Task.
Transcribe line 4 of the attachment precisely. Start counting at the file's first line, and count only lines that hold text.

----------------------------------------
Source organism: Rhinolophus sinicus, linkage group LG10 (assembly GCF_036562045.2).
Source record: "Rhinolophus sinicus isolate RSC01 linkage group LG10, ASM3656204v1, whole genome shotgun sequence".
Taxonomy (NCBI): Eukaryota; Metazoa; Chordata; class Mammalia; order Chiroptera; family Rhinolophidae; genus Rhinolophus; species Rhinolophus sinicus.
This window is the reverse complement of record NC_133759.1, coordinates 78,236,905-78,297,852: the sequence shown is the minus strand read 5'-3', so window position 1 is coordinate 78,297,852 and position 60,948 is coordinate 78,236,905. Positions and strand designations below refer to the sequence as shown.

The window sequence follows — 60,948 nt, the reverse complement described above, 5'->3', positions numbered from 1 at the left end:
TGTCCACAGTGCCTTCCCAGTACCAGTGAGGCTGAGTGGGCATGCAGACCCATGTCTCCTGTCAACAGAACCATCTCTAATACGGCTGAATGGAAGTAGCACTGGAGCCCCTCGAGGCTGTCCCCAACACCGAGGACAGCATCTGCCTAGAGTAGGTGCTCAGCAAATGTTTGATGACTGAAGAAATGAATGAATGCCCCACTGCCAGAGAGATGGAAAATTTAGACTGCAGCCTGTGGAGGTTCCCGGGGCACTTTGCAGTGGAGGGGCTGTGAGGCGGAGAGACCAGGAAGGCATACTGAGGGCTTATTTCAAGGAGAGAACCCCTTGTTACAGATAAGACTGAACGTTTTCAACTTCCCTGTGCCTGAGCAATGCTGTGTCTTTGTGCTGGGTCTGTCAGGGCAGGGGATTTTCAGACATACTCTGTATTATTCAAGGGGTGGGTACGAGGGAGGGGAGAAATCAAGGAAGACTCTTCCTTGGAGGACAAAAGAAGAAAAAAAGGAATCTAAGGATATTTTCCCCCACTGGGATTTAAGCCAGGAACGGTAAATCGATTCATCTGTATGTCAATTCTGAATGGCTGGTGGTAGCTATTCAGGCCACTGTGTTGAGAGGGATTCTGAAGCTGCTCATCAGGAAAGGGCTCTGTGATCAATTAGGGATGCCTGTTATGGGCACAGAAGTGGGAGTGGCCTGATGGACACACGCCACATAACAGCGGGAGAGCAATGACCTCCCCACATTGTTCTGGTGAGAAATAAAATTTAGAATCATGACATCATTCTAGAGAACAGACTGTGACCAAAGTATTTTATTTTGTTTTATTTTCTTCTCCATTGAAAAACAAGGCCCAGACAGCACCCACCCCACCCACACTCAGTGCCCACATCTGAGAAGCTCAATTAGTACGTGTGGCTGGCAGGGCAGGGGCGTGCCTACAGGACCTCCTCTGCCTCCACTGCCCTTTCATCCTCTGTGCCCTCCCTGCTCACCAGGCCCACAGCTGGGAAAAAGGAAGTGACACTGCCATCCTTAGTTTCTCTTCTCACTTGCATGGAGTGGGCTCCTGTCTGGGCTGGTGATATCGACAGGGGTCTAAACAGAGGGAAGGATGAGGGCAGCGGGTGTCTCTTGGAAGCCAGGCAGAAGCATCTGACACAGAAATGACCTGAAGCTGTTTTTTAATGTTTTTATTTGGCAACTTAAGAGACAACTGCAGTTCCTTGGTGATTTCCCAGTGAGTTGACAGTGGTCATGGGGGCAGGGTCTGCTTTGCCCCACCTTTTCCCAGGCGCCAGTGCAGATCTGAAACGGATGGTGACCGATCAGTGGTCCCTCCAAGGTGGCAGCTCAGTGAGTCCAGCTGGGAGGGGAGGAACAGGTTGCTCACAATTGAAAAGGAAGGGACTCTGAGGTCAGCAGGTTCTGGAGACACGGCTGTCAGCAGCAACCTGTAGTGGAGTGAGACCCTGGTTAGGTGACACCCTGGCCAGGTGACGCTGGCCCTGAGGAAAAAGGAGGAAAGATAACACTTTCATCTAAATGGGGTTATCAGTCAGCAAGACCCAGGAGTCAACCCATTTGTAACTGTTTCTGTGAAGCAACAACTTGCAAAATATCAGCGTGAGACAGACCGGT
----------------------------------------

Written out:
This window is the reverse complement of record NC_133759.1, coordinates 78,236,905-78,297,852: the sequence shown is the minus strand read 5'-3', so window position 1 is coordinate 78,297,852 and position 60,948 is coordinate 78,236,905. Positions and strand designations below refer to the sequence as shown.